Senators Implore EU To Decide On Oracle-Sun

In a letter sent Tuesday to the European Commission, the senators invoked the prospect of additional layoffs at Sun, noting that the company's financial situation "has become more precarious" and asking the EC for a "speedy resolution" to the impasse.

Thousands of American jobs could be lost if the delay continues, the senators suggested. In October, Sun said it would lay off up to 3,000 employees, or ten percent of its total workforce, over the next 12 months, citing regulatory delays. Sun has also been losing money to the tune of $677 million over its last four fiscal quarters.

Nevertheless, the EC appears to have dug in its heels on the issue and probably won't be swayed by the senators' impassioned plea. Earlier this month, the EC issued a formal "statement of objections" to the proposed Oracle-Sun deal, and specifically questioned the impact of Oracle's acquisition of Sun's MySQL business. The EC has until Jan. 27, 2010 to complete its review of the case.

Oracle has shown an unwillingness to cede any ground to the EC on this issue. Oracle's stance is that the database market already has plenty of competitors, and that its Oracle database is sufficiently differentiated from MySQL to obviate any anti-competitive concerns. At OracleWorld last month, CEO Larry Ellison said his company has no intention of giving up MySQL.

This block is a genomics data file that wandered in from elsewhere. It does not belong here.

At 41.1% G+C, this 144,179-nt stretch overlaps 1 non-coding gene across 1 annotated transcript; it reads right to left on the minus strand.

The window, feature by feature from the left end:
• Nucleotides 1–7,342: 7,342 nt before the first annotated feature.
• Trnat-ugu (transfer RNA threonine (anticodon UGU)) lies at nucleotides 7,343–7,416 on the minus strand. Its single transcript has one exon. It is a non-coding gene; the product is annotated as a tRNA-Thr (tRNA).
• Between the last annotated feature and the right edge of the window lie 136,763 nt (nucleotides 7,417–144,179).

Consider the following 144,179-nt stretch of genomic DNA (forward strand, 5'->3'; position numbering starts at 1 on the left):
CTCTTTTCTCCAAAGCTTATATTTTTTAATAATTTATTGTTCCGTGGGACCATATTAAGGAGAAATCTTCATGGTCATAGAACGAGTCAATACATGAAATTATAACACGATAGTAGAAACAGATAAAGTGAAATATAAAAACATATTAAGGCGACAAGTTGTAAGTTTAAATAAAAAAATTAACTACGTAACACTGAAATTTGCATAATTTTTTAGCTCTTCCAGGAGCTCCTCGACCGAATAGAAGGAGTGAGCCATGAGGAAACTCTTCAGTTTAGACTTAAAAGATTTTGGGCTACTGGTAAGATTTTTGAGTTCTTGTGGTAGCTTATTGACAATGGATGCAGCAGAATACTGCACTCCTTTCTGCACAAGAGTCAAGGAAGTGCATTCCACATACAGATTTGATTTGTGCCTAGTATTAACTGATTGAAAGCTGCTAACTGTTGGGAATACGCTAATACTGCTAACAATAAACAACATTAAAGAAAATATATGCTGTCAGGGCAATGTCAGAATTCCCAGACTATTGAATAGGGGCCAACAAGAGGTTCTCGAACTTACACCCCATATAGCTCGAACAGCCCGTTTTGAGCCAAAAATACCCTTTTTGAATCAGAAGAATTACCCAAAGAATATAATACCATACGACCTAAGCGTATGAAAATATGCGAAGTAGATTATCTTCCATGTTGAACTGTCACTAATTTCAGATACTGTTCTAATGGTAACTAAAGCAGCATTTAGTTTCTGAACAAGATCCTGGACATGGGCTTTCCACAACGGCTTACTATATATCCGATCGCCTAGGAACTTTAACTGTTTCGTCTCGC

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Perhaps the EC is simply waiting until it concludes its other lawsuits against American technology companies before making its decision on the Oracle-Sun case. Last month, Microsoft said the European Commission's had tentatively accepted its proposal to offer consumers a choice of Web browsers, which could possibly bring to an end a case that has stretched on for more than a decade.

In May, the EC slapped Intel with a $1.5 billion fine for engaging in "illegal" competitive practices that harmed customers in the European Union (EU).